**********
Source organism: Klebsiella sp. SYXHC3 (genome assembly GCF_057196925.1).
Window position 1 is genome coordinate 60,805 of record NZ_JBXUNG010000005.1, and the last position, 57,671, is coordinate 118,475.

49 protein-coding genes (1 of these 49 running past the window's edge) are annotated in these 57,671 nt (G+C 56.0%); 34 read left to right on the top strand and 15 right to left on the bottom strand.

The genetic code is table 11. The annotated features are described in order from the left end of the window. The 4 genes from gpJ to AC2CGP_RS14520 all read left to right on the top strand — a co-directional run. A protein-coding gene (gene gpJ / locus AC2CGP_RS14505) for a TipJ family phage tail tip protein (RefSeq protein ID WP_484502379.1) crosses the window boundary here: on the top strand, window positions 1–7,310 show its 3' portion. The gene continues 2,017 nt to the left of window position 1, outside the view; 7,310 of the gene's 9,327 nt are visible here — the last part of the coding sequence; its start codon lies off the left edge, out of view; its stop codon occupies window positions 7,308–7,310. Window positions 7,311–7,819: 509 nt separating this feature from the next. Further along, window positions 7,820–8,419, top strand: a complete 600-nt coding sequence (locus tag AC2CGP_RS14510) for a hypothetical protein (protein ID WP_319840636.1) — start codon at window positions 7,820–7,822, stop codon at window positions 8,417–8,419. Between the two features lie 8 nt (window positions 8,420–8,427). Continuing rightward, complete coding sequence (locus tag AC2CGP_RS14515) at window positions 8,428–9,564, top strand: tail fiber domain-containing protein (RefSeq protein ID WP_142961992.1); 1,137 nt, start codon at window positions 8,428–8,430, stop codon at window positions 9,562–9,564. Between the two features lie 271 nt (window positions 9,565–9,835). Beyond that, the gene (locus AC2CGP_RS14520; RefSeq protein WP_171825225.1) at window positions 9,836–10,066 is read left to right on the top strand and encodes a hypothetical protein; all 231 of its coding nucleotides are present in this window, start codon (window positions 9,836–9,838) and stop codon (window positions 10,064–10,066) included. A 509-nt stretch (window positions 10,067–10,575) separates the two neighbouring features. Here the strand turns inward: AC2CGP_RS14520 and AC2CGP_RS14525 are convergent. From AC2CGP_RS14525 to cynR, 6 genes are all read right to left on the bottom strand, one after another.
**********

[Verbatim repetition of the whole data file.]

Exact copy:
Source organism: Klebsiella sp. SYXHC3 (genome assembly GCF_057196925.1).
Window position 1 is genome coordinate 60,805 of record NZ_JBXUNG010000005.1, and the last position, 57,671, is coordinate 118,475.

49 protein-coding genes (1 of these 49 running past the window's edge) are annotated in these 57,671 nt (G+C 56.0%); 34 read left to right on the top strand and 15 right to left on the bottom strand.

The genetic code is table 11. The annotated features are described in order from the left end of the window. The 4 genes from gpJ to AC2CGP_RS14520 all read left to right on the top strand — a co-directional run. A protein-coding gene (gene gpJ / locus AC2CGP_RS14505) for a TipJ family phage tail tip protein (RefSeq protein ID WP_484502379.1) crosses the window boundary here: on the top strand, window positions 1–7,310 show its 3' portion. The gene continues 2,017 nt to the left of window position 1, outside the view; 7,310 of the gene's 9,327 nt are visible here — the last part of the coding sequence; its start codon lies off the left edge, out of view; its stop codon occupies window positions 7,308–7,310. Window positions 7,311–7,819: 509 nt separating this feature from the next. Further along, window positions 7,820–8,419, top strand: a complete 600-nt coding sequence (locus tag AC2CGP_RS14510) for a hypothetical protein (protein ID WP_319840636.1) — start codon at window positions 7,820–7,822, stop codon at window positions 8,417–8,419. Between the two features lie 8 nt (window positions 8,420–8,427). Continuing rightward, complete coding sequence (locus tag AC2CGP_RS14515) at window positions 8,428–9,564, top strand: tail fiber domain-containing protein (RefSeq protein ID WP_142961992.1); 1,137 nt, start codon at window positions 8,428–8,430, stop codon at window positions 9,562–9,564. Between the two features lie 271 nt (window positions 9,565–9,835). Beyond that, the gene (locus AC2CGP_RS14520; RefSeq protein WP_171825225.1) at window positions 9,836–10,066 is read left to right on the top strand and encodes a hypothetical protein; all 231 of its coding nucleotides are present in this window, start codon (window positions 9,836–9,838) and stop codon (window positions 10,064–10,066) included. A 509-nt stretch (window positions 10,067–10,575) separates the two neighbouring features. Here the strand turns inward: AC2CGP_RS14520 and AC2CGP_RS14525 are convergent. From AC2CGP_RS14525 to cynR, 6 genes are all read right to left on the bottom strand, one after another.